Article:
Tasneem M. Shah

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Tasneem Mohammad Shah
Born Islamabad, West Pakistan
Residence Islamabad, Islamabad Capital Territory (ICT)
Citizenship Pakistan
Nationality Pakistani
Fields Mathematics
Institutions Kahuta Research Laboratories (KRL)
National University of Sciences and Technology (NUST)
Air University, Pakistan Air Force
Bahria University (BU)
Higher Education Commission (HEC)
Karachi University (KU)
Alma mater Quaid-i-Azam University
Oxford University
Doctoral advisor Dr. Ronald K. Boldwin
Doctoral students Muhammad Yasir
Sohail Sarwar.
Known for Pakistan's nuclear deterrence program
Chagai nuclear weapons testing
Missile Integration Programme
Computational Fluid Dynamics (CFD)
Applied Mathematics
Monte Carlo methods
Influences John von Neumann
Notable awards Sitara-i-Imtiaz (1998)
Hilal-i-Imtiaz (1998)
Tamgha-i-Imtiaz (1999)
Chagai Medal (1998)

Tasneem Mohammad Shah (Urdu: تسنیم محمد شاه‎), PhD, SI, TI, is a Pakistani scientist and a prominent mathematician who has made pioneering and instrumental research and contributions to the field of computational fluid dynamics (CFD) at Dr. A. Q. Khan Research Laboratories (KRL). Trained as an applied mathematician, he has made in a vast range of fields covered in mathematical sciences, including differential geometry, numerical analysis, information security, CFD-DEM model, hydrodynamics (of explosions), computer science, fluid mechanics, Vacuum Technology and CFD-DEM.

Tasneem Mohammad Shah was a pioneer and senior member of the Kahuta Project, and, along with Dr. G.D. Alam and Dr. Abdul Qadeer Khan, Dr. Tasneem Mohammad Shah have had worked out in the nuclear physics involved in gas centrifuge and the uranium based-device. As of today, he is a full professor and chairman of the Department of Mathematics at the Air University.[1][2]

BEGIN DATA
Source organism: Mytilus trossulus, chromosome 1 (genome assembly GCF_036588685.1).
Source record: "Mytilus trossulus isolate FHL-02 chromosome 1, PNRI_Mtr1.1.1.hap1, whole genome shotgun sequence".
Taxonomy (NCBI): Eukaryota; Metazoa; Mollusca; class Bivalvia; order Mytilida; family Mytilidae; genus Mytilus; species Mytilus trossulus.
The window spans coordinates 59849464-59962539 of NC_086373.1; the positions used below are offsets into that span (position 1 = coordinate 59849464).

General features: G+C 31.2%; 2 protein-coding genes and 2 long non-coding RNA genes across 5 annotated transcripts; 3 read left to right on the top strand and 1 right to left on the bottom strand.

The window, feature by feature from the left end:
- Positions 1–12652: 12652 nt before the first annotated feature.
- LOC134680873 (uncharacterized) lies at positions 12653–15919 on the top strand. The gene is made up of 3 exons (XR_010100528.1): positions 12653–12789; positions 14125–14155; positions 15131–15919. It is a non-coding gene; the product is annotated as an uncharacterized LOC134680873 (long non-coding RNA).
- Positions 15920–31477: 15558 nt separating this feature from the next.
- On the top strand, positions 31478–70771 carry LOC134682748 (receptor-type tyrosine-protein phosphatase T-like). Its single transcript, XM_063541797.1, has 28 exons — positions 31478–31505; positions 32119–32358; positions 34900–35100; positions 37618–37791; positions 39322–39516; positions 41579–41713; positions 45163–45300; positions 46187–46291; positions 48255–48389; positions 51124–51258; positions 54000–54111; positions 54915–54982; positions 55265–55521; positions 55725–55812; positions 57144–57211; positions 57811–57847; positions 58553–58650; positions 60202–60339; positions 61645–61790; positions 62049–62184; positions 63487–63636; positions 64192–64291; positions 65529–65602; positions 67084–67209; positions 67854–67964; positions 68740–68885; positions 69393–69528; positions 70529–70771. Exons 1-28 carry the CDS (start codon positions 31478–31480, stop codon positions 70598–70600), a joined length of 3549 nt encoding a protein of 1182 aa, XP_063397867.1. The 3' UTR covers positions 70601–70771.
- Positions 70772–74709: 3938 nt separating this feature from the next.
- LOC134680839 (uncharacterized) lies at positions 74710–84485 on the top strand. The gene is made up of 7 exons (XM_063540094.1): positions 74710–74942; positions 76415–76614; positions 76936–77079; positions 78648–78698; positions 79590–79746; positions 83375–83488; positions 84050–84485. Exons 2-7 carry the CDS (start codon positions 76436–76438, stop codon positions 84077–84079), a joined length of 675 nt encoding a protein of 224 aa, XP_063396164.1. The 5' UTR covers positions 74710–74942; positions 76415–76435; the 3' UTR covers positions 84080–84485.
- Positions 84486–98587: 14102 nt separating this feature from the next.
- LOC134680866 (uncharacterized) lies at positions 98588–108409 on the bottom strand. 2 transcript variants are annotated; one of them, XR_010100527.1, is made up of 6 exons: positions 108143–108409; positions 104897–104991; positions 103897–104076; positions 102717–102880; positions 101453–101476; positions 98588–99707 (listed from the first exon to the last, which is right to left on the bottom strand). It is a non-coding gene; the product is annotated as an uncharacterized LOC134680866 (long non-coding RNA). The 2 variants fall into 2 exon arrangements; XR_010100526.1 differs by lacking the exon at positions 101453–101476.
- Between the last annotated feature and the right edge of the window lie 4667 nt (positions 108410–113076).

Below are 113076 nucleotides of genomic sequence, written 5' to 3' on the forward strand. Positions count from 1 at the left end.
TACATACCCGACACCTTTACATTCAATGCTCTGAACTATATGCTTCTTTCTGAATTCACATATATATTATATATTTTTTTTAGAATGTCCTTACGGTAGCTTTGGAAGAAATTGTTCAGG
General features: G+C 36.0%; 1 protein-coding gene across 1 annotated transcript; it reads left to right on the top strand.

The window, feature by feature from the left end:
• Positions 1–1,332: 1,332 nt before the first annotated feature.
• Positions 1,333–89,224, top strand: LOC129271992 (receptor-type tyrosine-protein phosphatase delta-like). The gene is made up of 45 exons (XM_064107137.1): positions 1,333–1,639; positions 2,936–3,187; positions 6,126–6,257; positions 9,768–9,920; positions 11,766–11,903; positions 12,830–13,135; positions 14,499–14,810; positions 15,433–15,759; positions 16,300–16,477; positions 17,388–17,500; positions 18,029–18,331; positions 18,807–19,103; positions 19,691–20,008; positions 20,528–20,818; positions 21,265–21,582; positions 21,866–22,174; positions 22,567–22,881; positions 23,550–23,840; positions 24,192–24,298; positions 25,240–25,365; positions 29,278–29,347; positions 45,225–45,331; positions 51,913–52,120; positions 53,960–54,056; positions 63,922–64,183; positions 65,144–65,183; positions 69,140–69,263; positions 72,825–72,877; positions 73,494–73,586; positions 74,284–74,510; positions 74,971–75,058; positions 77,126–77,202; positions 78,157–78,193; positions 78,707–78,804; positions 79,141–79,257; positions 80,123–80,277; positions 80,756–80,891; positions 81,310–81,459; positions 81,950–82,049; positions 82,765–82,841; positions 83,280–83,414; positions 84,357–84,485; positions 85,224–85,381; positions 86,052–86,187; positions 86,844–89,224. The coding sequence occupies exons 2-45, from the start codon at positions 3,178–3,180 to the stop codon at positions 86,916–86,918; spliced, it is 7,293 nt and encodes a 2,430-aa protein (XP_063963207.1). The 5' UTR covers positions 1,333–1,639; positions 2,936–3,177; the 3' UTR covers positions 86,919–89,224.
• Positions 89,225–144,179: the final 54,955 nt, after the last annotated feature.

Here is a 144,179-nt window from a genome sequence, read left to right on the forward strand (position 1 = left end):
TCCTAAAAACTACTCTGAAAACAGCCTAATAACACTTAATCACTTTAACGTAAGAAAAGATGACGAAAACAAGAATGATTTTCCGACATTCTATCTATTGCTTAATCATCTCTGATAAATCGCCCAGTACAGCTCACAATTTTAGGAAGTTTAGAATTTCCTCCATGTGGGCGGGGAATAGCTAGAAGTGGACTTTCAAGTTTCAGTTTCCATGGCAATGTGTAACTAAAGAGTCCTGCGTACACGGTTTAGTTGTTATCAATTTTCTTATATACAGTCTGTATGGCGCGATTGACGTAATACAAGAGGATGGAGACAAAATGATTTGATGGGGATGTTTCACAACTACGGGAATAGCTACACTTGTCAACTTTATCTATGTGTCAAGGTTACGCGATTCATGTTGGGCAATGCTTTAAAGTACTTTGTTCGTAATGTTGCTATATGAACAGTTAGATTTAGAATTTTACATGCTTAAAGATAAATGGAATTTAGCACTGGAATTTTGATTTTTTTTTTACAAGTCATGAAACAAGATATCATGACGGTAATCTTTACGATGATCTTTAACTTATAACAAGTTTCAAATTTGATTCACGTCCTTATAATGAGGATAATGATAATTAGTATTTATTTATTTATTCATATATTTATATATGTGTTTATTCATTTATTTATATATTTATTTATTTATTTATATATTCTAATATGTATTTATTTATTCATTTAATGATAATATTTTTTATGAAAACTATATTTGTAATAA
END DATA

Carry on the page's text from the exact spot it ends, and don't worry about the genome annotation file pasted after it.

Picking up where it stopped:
Biography[edit]

Shah was born in Pakistan and had moved to Islamabad for his studies. He attended the jubilant and newly founded university, the Quaid-i-Azam University where he received his undergraduate degree in mathematics from there. He did his MSc, M. Phil. from Quaid-I-Azam University, followed by his DPhil in mathematics from University of Oxford, United Kingdom.[3] His doctoral thesis were written on "Analysis of Multi-Grid Methods, design, theory and development of Algo.".[4]

M. Shah came back to Pakistan, after the 1971 Winter War where he joined his alma mater, Quaid-i-Azam University. His early research were mainly focused and emphasised on Fluid and Aerodynamics. In 1972, M. Shah was introduced by Asghar Qadir to Dr. Abdus Salam, where Professor Salam had delegated M. Shah to Pakistan Atomic Energy Commission where he had closely collaborated with Dr. Riazuddin and Dr. Asghar Qadir in the development of the nuclear device. At the end of 1975, Dr. A. Qadeer Khan had brought the drawings of the Zippe-type centrifuges, which according to Dr. Ghulam Dastagir Alam, were incomplete and the drawings of the centrifuge machine were incorrect.[5] Dr. Anwar Ali then contacted Hafeez Qureshi to re-design and work out the solution of the Centrifuge machine. Hafeez Qureshi informed Munir Ahmad Khan (who later consulted with Dr. Abdus Salam) about the problem faced by the KRL scientists. Tasneem Mohammad Shah who specialised in Fluid dynamics from Oxford, was named by Dr. Abdus Salam for the gas-centrifuge project when Munir Ahmad Khan and Hafeez Qureshi consulted with him. In 1975, Anwar Ali and Dr. G.D. Alam had met with Tasneem Shah in Islamabad, and Shah, with the full backing of Abdus Salam, was accompanied by Dr. G. D. Alam to a secret project in Kahuta in 1975.[6]